Performing Arts

If one were to define Mahayana Buddhism by the sum of its parts, one would definitely include thaumaturgy and (extreme) asceticism as defining features. The sum however, would cast Mahayan Buddhism as an actor, and the breadth of its reach as a stage. Wonder-working and the performance of austerities a priori require receptive audiences to fulfill their roles; they are displayed and exhibited to viewers, listeners, and readers, in a self-reflective and self-legitimizing effort to construct a Mahayana identity, and perhaps, on a more focalized plane, the identity of the enlightened Mahayana master.


Mahayana and the Ascetic Imperative

    What are the exceptional visions that ascetics beg for, compared to that wonder--to see anything at all?

                            -Paul Valéry, Mon Faust

Recent scholarship has revealed Mahayana Buddhism to be more ascetical and less "this-wordly" than originally anticipated. In fact, it is now more often than not associated with a rhetoric of renunciation. Indeed, when one engages in the Middle Path, a rejection of the values and traditions of mainstream society are expected to follow. Many of the actual practices associated with Mahayana Buddhism remain, prima facie, devoid of any social significance and require no receptive audience. Meditation, fasting, chanting and other practices of the body, speech and mind invite no spectators, in fact, they are all better performed and achieve their soteriological purposes more effectively if performed in seclusion.

Most bodhisattvas in the Mayahana pantheon and historical exemplars (to some extent bodhisattvas themselves) of the tradition are typified as great ascetics. In fact, it would seem that as a defining characteristic, wondrous ascetic feats go hand in hand with Mahayana. The eminent Chan master Xu Yun, to whom we shall return for further illustrations, was representative of the strong correlation between extreme asceticism and Mahayana Buddhism. According to his autobiography, he spent a good part of 1902 in a thatched hut that he had built himself on Zhong Nan Shan. Xu Yun had managed to survive on a diet of wild herbs and water from melted snow. On the occasion of New Year's he decided to boil up some taros and sat waiting for them to be done. Without being aware of it, he entered a deep state of meditation. One day, his neighbor passed by and noticed that Xu Yun was in samadhi. After gently "waking" him, he asked: "Have you eaten?" To which the Chan master answered: "Not yet, but the taros in the pot must be cooked by now." When they both looked over in the pot, they found that the taros had accumulated an inch of mold and were frozen hard as rock. His neighbor exclaimed: "You have been wholly in trance for half a month" (Luk 318).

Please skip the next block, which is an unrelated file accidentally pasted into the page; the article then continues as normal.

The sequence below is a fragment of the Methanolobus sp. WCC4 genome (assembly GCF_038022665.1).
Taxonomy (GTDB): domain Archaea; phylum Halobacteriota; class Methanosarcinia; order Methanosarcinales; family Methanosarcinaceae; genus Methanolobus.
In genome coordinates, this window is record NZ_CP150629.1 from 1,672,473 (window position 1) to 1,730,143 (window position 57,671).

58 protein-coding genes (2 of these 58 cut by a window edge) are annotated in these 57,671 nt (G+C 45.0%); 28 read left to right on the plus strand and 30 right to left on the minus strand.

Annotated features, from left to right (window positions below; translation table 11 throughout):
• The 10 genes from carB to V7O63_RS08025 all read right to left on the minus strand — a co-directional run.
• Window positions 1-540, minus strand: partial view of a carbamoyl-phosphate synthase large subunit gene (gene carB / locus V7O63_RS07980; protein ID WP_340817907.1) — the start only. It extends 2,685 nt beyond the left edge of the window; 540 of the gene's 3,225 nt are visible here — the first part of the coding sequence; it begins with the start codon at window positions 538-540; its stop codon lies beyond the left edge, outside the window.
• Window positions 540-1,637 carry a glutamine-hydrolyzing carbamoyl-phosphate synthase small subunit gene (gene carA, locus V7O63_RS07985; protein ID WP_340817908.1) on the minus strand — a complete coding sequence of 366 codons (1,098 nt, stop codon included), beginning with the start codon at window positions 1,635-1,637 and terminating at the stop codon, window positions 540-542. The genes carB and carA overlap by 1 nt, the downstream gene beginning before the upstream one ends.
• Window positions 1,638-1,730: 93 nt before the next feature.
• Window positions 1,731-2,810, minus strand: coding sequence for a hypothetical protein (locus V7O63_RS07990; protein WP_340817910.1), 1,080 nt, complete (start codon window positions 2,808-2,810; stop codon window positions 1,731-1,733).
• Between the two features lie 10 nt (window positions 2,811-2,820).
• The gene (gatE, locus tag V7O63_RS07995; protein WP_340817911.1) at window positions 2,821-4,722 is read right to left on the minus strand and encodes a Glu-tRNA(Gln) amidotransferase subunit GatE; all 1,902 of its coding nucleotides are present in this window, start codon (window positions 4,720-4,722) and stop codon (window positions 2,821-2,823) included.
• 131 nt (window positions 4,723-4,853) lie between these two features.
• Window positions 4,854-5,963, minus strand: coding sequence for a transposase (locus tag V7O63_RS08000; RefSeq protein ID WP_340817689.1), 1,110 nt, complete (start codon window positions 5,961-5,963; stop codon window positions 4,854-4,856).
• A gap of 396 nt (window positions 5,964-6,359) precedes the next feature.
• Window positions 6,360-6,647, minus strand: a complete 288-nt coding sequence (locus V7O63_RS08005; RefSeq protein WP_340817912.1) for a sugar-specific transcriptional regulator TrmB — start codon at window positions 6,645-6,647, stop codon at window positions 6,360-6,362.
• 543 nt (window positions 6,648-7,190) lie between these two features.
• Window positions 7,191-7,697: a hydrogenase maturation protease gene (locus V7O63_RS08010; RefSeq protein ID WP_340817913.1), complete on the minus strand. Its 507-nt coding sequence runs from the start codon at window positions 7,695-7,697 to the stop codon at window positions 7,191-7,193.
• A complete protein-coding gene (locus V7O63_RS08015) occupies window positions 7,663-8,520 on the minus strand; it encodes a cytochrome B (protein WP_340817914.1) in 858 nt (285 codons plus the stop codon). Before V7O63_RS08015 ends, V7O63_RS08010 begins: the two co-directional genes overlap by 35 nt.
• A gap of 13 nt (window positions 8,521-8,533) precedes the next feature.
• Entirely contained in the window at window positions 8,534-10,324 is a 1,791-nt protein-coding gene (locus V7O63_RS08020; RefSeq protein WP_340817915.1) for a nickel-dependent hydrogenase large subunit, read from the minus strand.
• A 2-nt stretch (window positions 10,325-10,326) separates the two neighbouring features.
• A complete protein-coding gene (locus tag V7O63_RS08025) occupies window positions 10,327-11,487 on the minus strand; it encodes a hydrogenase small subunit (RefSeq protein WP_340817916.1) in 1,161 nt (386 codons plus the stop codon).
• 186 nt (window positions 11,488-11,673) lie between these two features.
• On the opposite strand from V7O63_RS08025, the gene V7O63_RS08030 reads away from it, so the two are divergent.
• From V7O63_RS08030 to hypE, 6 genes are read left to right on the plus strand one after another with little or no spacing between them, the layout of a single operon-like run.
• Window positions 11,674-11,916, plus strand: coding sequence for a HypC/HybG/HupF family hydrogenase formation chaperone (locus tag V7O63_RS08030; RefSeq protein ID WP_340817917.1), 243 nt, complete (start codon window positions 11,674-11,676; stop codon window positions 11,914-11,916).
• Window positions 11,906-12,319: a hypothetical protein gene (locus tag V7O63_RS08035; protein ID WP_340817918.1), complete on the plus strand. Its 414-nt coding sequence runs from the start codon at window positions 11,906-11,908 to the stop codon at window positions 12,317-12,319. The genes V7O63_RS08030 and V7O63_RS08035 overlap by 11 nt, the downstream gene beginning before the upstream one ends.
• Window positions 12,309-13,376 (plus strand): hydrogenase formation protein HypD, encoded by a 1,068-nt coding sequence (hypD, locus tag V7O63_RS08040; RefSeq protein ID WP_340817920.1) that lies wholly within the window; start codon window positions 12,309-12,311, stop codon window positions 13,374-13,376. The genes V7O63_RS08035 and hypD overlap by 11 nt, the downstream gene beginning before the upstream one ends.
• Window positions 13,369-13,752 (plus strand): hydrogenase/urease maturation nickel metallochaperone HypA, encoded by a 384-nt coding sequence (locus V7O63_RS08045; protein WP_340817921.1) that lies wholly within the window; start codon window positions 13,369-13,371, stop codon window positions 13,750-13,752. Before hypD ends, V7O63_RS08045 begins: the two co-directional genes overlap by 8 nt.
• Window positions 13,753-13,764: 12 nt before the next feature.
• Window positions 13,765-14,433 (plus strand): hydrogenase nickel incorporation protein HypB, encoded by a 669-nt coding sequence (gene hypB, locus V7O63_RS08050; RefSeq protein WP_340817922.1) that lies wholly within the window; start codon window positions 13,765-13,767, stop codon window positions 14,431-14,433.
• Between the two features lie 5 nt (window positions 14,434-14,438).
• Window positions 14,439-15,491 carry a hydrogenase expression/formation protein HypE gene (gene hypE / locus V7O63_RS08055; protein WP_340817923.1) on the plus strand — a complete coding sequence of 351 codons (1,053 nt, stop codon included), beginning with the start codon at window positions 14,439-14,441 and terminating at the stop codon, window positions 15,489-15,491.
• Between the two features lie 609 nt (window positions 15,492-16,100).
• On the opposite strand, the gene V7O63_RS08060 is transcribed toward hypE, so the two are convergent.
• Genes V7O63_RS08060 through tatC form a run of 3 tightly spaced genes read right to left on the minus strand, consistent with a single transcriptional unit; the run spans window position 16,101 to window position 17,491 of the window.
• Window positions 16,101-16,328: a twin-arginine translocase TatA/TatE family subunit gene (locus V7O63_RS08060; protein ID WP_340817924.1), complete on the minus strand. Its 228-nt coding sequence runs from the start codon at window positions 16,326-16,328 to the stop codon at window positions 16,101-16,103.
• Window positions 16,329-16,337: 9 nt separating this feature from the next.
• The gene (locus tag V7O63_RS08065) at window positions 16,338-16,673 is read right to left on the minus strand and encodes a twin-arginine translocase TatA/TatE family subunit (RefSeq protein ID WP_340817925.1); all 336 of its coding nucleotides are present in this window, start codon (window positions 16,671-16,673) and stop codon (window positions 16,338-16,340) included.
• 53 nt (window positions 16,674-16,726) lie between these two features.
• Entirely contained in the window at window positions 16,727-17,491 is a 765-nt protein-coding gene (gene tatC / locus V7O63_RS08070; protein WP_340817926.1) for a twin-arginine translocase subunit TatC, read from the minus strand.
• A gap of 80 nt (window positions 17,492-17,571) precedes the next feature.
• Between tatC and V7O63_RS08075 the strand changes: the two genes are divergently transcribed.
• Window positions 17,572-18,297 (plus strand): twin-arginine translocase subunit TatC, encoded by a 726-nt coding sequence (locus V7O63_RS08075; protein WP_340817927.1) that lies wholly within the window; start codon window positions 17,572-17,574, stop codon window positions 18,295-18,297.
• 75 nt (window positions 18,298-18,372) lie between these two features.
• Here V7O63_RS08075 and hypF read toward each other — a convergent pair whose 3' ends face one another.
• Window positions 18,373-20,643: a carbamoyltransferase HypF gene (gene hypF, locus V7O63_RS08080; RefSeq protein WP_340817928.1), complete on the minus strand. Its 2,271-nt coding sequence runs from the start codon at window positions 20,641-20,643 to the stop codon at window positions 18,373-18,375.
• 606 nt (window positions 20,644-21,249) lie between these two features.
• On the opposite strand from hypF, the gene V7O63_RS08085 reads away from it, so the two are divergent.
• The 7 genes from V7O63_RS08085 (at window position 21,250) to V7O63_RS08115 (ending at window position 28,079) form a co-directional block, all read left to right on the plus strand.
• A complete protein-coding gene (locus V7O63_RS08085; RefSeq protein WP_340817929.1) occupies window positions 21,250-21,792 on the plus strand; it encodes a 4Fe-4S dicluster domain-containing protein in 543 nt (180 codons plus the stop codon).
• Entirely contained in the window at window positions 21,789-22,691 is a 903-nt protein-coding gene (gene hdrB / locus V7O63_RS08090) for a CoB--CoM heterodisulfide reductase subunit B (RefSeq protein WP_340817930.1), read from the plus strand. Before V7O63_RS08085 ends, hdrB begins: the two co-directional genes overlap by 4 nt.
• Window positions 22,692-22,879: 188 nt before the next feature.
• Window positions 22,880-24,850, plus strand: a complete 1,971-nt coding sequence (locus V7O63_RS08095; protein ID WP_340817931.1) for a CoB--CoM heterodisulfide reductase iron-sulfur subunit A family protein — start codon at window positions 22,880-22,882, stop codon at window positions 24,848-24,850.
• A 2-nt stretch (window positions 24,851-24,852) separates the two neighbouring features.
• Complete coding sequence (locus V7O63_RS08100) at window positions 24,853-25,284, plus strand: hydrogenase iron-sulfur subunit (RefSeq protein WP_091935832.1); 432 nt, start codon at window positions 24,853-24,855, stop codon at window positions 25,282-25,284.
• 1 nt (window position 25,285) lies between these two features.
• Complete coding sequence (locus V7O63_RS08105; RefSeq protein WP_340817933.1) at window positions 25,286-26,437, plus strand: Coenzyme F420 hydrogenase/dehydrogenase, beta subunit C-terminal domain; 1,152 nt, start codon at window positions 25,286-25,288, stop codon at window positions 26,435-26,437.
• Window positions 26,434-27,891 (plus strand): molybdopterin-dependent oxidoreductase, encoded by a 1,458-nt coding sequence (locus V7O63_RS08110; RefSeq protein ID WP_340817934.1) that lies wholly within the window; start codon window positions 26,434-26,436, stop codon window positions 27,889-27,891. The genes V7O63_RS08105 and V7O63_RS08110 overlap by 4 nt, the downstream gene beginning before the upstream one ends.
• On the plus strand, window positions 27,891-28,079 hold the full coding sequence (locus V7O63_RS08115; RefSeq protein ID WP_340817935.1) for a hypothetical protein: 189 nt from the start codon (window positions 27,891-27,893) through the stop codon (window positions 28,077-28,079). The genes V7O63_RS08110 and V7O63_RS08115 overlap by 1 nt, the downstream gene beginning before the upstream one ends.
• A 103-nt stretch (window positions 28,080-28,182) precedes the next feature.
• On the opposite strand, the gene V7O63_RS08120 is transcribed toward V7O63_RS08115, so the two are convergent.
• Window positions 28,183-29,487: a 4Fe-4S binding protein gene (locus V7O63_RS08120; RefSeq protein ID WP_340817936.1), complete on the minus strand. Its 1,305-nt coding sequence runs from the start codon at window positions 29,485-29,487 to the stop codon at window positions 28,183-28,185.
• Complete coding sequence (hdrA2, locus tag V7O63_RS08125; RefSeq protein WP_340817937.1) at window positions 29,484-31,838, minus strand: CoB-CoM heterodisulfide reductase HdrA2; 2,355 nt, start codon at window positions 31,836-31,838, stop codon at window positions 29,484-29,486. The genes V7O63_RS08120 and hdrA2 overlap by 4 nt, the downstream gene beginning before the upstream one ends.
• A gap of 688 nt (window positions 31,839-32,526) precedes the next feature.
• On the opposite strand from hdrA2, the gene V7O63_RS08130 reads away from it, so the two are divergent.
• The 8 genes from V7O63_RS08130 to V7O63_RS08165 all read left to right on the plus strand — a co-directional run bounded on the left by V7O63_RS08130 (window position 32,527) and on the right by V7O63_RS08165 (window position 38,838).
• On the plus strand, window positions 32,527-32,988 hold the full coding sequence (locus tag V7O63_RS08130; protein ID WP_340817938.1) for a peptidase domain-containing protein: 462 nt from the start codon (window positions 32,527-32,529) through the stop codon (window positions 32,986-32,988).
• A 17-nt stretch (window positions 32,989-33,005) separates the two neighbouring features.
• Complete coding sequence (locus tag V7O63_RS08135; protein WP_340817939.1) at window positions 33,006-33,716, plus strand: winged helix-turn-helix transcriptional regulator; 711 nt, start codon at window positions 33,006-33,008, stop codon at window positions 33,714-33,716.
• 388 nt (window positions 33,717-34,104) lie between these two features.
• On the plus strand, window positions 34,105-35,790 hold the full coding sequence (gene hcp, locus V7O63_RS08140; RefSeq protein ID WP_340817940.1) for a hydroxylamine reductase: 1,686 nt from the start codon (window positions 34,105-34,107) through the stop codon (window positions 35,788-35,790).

Life in any Buddhist monastery is ascetic, and under some angles, it can be considered a form of slow self-mortification. Holmes Welch however, has outlined seven general ascetic practices which are germane to Mahayana Buddhism, more specifically, to Chinese Buddhism. Devotees who would embark on these practices and successfully complete them would commonly be viewed as "celestial bodhisattvas," thus blurring the distinction between the latter category and that of "earthly dharma masters" (for lack of a better term). The practices were comprised of: 1) Striking the bell for the sake of the nether world, during which a monk would strike a monastery's bell for a certain number of hours per day over the course of a few years. 2) Sealed confinement, which entailed remaining sealed within one room, usually for a term of three years, devoting oneself to religious exercise. 3) Vows of silence and facing the wall (undoubtedly in homage to Bodhidharma). 4)Writing sutras or sketching sacred images in one's own blood. 5) Burning scars in the shape of swastikas, rosaries or the character fo on one's chest or back. 6) Burning fingers, and the ever so popular 7) self-immolation.

It is argued that Mahayana [ascetic] practice is primarily intended to de-socialise or de-condition the individual, whereby one can cut his or her attachments and overcome ignorance (Holt 3). Factionalism aside, Buddhist practices in general have an undeniable element of social renunciation and a tone of individual self-reliance. The parivrajaka life embodied such principles, which transpired in the four nissayas. Living at the base of a tree, begging for food, dressing in defiled rags and solely using urine for medicine are all considered tapas (ascetic practices) designed to section attachment to society and the self. In this framework, the sangha, which composes a cenoebitic collectivity of individual adherents, is simply an expedient means to achieve "economies of scale" through which spiritually successful monks are mass-produced. The sangha thus becomes a mere catalyst for individual practice, subordinated to fundamentally eremitic motivations of personal spiritual achievement. As Spiro notes, it provides "the social framework which is most conducive to overcoming desire and attachment" (294). However, if we are to dig deeper, it soon becomes apparent that the aforementioned position becomes a tenuous one indeed.


Mahayana and the Social Imperative